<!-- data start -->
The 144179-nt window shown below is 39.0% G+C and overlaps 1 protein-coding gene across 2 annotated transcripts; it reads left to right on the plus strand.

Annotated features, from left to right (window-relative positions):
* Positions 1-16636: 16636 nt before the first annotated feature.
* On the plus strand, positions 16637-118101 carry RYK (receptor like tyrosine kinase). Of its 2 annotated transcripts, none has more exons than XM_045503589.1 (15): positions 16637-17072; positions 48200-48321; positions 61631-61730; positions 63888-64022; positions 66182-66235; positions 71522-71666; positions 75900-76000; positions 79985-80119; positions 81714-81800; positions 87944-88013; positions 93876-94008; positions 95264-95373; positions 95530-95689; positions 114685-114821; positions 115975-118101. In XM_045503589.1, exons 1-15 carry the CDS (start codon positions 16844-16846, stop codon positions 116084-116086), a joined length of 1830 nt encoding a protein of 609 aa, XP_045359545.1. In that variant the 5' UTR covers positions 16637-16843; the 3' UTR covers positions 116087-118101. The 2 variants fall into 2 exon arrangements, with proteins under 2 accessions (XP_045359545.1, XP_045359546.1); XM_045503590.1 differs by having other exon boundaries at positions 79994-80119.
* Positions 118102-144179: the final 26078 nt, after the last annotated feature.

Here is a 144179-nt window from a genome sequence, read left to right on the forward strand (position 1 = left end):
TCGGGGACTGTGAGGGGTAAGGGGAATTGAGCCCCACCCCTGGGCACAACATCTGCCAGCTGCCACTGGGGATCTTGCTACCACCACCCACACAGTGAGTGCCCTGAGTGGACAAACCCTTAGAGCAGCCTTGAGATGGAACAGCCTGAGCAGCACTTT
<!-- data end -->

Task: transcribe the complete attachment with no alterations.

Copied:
The 144179-nt window shown below is 39.0% G+C and overlaps 1 protein-coding gene across 2 annotated transcripts; it reads left to right on the plus strand.

Annotated features, from left to right (window-relative positions):
* Positions 1-16636: 16636 nt before the first annotated feature.
* On the plus strand, positions 16637-118101 carry RYK (receptor like tyrosine kinase). Of its 2 annotated transcripts, none has more exons than XM_045503589.1 (15): positions 16637-17072; positions 48200-48321; positions 61631-61730; positions 63888-64022; positions 66182-66235; positions 71522-71666; positions 75900-76000; positions 79985-80119; positions 81714-81800; positions 87944-88013; positions 93876-94008; positions 95264-95373; positions 95530-95689; positions 114685-114821; positions 115975-118101. In XM_045503589.1, exons 1-15 carry the CDS (start codon positions 16844-16846, stop codon positions 116084-116086), a joined length of 1830 nt encoding a protein of 609 aa, XP_045359545.1. In that variant the 5' UTR covers positions 16637-16843; the 3' UTR covers positions 116087-118101. The 2 variants fall into 2 exon arrangements, with proteins under 2 accessions (XP_045359545.1, XP_045359546.1); XM_045503590.1 differs by having other exon boundaries at positions 79994-80119.
* Positions 118102-144179: the final 26078 nt, after the last annotated feature.

Here is a 144179-nt window from a genome sequence, read left to right on the forward strand (position 1 = left end):
TCGGGGACTGTGAGGGGTAAGGGGAATTGAGCCCCACCCCTGGGCACAACATCTGCCAGCTGCCACTGGGGATCTTGCTACCACCACCCACACAGTGAGTGCCCTGAGTGGACAAACCCTTAGAGCAGCCTTGAGATGGAACAGCCTGAGCAGCACTTT